Circular economy approaches advanced in 2019, particularly for plastics and packaging. Companies are responding with new strategies to reduce waste. Businesses are seeking to close the packaging loop with new product delivery models that actually existed a long time ago but now have a modern twist. In other cases, its new, breakthrough technologies for chemical recycling of plastic materials that companies are increasingly getting behind.
Momentum is building, although we’ve still got a long way to go in creating a fully circular economy. Looking to 2020 and beyond, here are six emerging trends to keep an eye on:
1. Policymakers Seek to Hold Producers Responsible for Waste
The policy landscape focused on end-of-life needs for products picked up in 2019. Although many bills are still in play in the United States, look to 2020 and beyond to see them go into effect.”It’s a function of the turmoil in the industry and all the plastics challenges,” said Dylan de Thomas, vice president of industrial collaboration at The Recycling Partnership, a nonprofit that launched the Circular Economy Accelerator this year to advocate policy solutions.
Companies are also more willing to collaborate on policy now, de Thomas said: “The question is: Is legislation going to be done to them or with them?” Extended producer responsibility (EPR) bills that require manufacturers and retailers to contribute to the cost of collecting, recycling and disposing of their products at the end of life or use are making headway in states such as California and Maine. The National Stewardship Action Council, in fact, lists nine states with EPR legislation on specific products such as carpets, drugs and sharps, or on packaging. A federal bill covering EPR legislation was even drafted, aimed at reducing plastic waste.
California’s bills are especially robust and would create a comprehensive regulatory scheme for producers, retailers and wholesalers of single-use packaging and priority single-use products, requiring a 75 percent reduction of such waste statewide by 2030.
Europe and Canada already have EPR systems in place for packaging and goods such as electronics, batteries and cars, but Europe is moving towards “eco-modulation” that ties manufacturer costs for EPR programs to the recyclability or amount of recycled content in packaging.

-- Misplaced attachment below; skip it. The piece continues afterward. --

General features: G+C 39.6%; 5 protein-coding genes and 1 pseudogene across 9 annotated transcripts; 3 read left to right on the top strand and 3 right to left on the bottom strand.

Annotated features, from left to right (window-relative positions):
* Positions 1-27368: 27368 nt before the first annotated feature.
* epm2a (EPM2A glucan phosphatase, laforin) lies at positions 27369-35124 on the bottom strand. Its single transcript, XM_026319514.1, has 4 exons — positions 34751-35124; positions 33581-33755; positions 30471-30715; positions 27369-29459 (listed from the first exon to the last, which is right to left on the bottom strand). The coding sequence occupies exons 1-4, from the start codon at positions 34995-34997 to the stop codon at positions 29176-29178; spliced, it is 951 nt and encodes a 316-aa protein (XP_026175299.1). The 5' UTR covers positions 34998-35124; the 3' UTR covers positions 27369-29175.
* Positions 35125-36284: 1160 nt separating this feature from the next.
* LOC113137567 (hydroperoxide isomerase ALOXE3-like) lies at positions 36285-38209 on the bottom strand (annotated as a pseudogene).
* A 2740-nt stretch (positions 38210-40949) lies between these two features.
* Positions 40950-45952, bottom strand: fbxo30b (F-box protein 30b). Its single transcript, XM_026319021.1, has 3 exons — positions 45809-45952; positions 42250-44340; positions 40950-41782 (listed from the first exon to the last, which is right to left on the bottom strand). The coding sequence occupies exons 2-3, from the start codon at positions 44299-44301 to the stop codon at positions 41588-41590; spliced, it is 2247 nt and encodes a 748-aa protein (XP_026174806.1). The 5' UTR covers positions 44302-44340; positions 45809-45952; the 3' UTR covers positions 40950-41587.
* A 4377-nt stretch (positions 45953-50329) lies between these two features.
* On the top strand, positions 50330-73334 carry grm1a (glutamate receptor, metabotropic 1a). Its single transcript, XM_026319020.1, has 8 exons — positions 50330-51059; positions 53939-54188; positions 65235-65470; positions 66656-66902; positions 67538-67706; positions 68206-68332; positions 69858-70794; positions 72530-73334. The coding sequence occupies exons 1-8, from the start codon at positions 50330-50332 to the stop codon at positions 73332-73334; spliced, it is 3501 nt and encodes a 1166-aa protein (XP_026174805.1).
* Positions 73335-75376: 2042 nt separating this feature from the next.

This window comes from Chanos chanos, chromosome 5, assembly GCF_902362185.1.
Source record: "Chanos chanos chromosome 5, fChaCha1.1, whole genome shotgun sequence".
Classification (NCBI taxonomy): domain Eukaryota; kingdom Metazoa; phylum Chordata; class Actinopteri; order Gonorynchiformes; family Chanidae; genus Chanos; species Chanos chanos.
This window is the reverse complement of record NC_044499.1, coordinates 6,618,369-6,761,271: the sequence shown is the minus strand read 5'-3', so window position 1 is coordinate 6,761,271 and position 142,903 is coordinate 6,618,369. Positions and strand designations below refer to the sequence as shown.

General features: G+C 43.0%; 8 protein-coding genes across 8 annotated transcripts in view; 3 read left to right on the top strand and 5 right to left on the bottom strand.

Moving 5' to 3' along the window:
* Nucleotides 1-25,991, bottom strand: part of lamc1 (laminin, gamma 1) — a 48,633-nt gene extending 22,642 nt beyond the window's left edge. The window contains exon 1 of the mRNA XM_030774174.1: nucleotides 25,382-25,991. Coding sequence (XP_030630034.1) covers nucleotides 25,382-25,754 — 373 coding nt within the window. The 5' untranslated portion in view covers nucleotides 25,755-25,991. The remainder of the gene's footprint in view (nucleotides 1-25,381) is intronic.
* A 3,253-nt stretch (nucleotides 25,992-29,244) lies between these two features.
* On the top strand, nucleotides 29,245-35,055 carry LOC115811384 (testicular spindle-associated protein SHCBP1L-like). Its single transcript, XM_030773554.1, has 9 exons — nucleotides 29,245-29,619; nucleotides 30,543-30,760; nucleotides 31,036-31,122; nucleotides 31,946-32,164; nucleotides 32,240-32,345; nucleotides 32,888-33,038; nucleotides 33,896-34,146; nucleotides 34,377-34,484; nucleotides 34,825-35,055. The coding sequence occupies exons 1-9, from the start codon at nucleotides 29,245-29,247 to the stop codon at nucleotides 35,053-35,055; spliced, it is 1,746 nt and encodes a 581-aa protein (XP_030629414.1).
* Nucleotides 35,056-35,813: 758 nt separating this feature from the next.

2. Companies Collaborate to Reuse Materials and Packaging
The groundbreaking Next Gen Consortium — which seeks to create fully recoverable takeout cups — exemplifies how companies are increasingly partnering with supply chain members to solve materials challenges. We should see more such partnerships in 2020 and beyond.
“Businesses are testing things they wouldn’t have been open to a few years ago,” Croke said. “We’re seeing folks putting bets in multiple areas. Not just trying to solve the recycling side but also looking at new ways to deliver products that might not include packaging at all.”
“Producers are being stronger partners in the system,” agreed de Thomas, who says it’s one thing that excites him most about the future. Companies are better understanding what it means to use recycled content in packaging and ensuring that the packaging they’re making can be recycled, he said.
“Five years ago, it was a challenge to get brands to use the Association of Plastic Recyclers. Design Guide for Recyclability, but now that they’re needing the material from the recycling system, they’re paying more attention to how they put their product out in the marketplace,” he said. “Companies are producing better packaging.”
3. Consumer Brands Explore Refill Models
With recycled plastic material meeting only 6 percent of demand today, companies with aggressive commitments to using recycled content in their packaging seek alternative solutions. Increasingly, some companies are testing new refill models that solve for waste and consumer convenience, while ensuring the integrity of the product inside.
Dozens of brands, from Tide to Pantene to Colgate, are partnering with Loop, a global, online shopping platform that uses a closed-loop system for product delivery. Loop, which will ramp beyond its initial markets during 2020, provides products to consumers in durable containers that can be reused multiple times and is driving companies to invest in such high-value packaging.
Unilever is testing several refill models, including Algramo, the Chilean startup that refills product by the gram from vending machines. To incentivize reuse, Algramo’s packaging is equipped with radio frequency identity (RFID) chips that track customer use and earn them credit every time they refill the container.
Meanwhile, in the glass market, Conscious Container had developed a refill marketplace for the craft brewing industry. Thus far it’s operating in Nevada and northern California. Reusing, rather than recycling, glass bottles use less energy and improve the economics for materials recovery facilities by reducing the amount of broken glass in the system. The refill trend is just beginning; expect more innovation in this space in 2020.